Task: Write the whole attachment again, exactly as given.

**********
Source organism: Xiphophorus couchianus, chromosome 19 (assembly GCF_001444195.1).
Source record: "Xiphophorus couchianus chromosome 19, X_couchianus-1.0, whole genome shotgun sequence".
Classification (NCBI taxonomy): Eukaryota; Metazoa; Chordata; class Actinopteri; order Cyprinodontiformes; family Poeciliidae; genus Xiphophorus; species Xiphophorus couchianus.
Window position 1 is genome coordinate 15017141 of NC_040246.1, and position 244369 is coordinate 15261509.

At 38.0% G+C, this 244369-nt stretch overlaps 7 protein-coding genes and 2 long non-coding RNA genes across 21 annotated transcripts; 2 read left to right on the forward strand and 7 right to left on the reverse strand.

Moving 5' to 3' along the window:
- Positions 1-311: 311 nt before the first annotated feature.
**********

Source organism: Xiphophorus couchianus, chromosome 19 (assembly GCF_001444195.1).
Source record: "Xiphophorus couchianus chromosome 19, X_couchianus-1.0, whole genome shotgun sequence".
Classification (NCBI taxonomy): Eukaryota; Metazoa; Chordata; class Actinopteri; order Cyprinodontiformes; family Poeciliidae; genus Xiphophorus; species Xiphophorus couchianus.
Window position 1 is genome coordinate 15017141 of NC_040246.1, and position 244369 is coordinate 15261509.

At 38.0% G+C, this 244369-nt stretch overlaps 7 protein-coding genes and 2 long non-coding RNA genes across 21 annotated transcripts; 2 read left to right on the forward strand and 7 right to left on the reverse strand.

Moving 5' to 3' along the window:
- Positions 1-311: 311 nt before the first annotated feature.